There are a number of reasons for this: as in Britain, additional service sector jobs draw extra people into the labour market rather than simply reduce unemployment. However, an additional factor in Northern Ireland is that new jobs both discourage out-migration and encourage the return of people who had migrated. Hence the need for extra new jobs to reduce unemployment figures, in comparison with the UK as a whole. The net effect is that reducing unemployment levels in Northern Ireland at all, never mind reducing relative unemployment of Protestants and Catholics is likely to be a slow process.

The argument regarding the assessment of the impact of the 1989 Fair Employment Act might then be presented as follows: we know that there is an uneven relationship between additional employment and levels of unemployment generally, and that this relationship is more uneven in the particular case of Northern Ireland. Therefore, in order to assess the impact of the 1989 Act it is more accurate to use targeted measures, such as the Protestant/Catholic ratios in recruitment or promotion, rather than gross measures such as that provided by unemployment levels. Furthermore, unemployment will only come down with massive job creation, but the purpose of the 1989 Act is to impact on recruitment, promotion and redundancy practice, not job creation: better that the assessment of the Act concentrate on the first three, rather than the last of these.

It is up to the reader to judge the merits of this line of argument, but, if only from the point of view of political appearance, it seems unlikely that the unemployment gap will disappear from discussions of the, impact of the 1989 Act. if, for example, in five years time the level of Catholic male unemployment is still two-and-a-half times that of Protestant male unemployment, it may be difficult for the Government to resist pressure to introduce strengthened legislation.

There is a further argument against placing undue emphasis on unemployment differentials, although it takes quite a different form from those arguments considered above. Brown (1990) and Robinson (1990) examined unemployment differentials between whites and minority ethnic groups in Britain. Both analyses showed that, in periods of rising employment, the unemployment gap between whites and minority ethnic groups narrowed, only to reappear when unemployment started to increase again:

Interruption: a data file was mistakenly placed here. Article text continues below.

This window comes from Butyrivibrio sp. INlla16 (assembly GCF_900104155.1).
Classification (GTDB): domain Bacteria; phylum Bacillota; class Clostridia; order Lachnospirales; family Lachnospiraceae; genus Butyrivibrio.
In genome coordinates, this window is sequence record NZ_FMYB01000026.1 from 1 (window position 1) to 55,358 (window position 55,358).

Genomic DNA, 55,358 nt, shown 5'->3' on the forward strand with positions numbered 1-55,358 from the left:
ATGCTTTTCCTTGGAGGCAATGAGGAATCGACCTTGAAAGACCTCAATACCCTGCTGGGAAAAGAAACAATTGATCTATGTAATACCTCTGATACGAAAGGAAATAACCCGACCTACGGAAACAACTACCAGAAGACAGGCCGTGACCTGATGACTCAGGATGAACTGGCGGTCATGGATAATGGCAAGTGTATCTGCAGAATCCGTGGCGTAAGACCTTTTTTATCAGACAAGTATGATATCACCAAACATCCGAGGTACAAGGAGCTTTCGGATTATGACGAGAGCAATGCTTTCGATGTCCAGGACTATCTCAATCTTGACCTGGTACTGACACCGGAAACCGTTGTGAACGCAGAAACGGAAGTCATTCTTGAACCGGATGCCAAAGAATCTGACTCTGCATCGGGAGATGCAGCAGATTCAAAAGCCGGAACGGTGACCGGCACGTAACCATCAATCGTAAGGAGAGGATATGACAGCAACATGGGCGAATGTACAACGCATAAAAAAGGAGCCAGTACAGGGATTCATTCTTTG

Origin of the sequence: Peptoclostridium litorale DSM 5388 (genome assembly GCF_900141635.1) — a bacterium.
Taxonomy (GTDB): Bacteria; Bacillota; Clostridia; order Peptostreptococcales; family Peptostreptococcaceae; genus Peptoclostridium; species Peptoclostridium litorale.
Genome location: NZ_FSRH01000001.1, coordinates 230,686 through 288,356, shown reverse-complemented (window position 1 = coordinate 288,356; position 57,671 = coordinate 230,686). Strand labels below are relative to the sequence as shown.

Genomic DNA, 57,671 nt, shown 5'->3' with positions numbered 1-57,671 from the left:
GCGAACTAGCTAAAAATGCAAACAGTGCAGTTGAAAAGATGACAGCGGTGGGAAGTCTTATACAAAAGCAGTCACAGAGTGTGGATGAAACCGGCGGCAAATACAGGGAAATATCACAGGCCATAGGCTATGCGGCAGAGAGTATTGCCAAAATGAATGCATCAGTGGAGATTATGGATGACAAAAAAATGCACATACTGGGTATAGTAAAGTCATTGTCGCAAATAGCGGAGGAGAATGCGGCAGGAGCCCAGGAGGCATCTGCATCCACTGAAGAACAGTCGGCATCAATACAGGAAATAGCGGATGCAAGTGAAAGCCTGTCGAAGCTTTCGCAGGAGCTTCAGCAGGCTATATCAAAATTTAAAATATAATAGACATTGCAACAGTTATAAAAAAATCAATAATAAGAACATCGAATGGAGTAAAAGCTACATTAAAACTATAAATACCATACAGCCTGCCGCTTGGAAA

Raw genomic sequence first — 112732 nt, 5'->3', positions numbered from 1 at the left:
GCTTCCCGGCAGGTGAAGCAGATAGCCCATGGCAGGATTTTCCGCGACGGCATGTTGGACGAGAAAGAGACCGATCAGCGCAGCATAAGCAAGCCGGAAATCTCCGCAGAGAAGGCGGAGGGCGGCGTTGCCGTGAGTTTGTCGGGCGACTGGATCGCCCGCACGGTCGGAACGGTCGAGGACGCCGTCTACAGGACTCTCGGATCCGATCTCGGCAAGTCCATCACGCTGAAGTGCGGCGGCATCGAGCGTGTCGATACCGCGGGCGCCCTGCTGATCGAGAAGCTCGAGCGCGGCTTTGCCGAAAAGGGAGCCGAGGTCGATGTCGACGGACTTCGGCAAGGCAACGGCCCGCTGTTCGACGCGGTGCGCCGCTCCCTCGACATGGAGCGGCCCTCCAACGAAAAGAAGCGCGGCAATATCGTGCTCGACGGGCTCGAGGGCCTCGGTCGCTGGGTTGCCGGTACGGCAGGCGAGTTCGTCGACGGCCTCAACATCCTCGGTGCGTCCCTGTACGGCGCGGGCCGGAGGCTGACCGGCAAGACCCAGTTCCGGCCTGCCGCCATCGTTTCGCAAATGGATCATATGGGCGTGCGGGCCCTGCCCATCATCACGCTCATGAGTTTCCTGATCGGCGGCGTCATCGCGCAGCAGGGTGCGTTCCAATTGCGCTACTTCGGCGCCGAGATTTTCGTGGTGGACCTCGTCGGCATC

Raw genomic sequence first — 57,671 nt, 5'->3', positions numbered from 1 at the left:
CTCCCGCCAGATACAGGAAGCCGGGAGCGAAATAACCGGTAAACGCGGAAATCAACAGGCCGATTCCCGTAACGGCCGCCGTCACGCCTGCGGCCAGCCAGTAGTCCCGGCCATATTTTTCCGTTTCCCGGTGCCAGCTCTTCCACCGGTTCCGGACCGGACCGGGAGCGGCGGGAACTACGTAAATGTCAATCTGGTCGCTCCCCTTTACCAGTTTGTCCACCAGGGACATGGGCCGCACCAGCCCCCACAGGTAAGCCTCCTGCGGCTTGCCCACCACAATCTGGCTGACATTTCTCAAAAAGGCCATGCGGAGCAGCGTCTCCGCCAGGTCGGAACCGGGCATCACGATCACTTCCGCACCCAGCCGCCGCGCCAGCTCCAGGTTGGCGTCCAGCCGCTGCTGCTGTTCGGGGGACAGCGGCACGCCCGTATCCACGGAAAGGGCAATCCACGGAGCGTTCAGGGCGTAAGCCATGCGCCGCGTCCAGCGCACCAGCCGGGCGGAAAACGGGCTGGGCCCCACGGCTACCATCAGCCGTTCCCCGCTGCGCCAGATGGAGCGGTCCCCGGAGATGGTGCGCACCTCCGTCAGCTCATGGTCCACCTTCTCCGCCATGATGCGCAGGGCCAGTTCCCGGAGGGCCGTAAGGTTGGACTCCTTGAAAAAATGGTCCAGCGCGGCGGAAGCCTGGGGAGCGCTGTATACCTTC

The lessons are that good news about unemployment is not necessarily good news about equality, and that getting a job is not the same as getting a good job
(Brown, 1990, p48).
The lesson for Northern Ireland is that even if the unemployment differential between Protestant and Catholics was to decrease over the next few years, the significance of such a trend would have to assessed in the light of the comparative type and levels of jobs people were entering.


Although the Fair Employment Agency was subject to much criticism, one undoubted value it had was the amount of research information it generated, either directly or indirectly: the extent to which FEA-sponsored research has featured in this review illustrates this point. The 1989 Act creates a new context for research and it seems likely that the FEC will play a particularly important role in setting the research agenda for the next few years, not least because of the monitoring data. In addition, further detailed analyses of influences in and on the labour market would be possible if more Government social statistics were routinely disaggregatcd by religion. If this were to happen, and in the context of religious monitoring of employees the case for routine disaggregation of Government social data by religion seems overwhelming, one might expect a steady stream of research reports on the relationship between religion and employment in Northern Ireland over the next few years. It is possible, however, to point to a number of research areas that may deserve particular attention.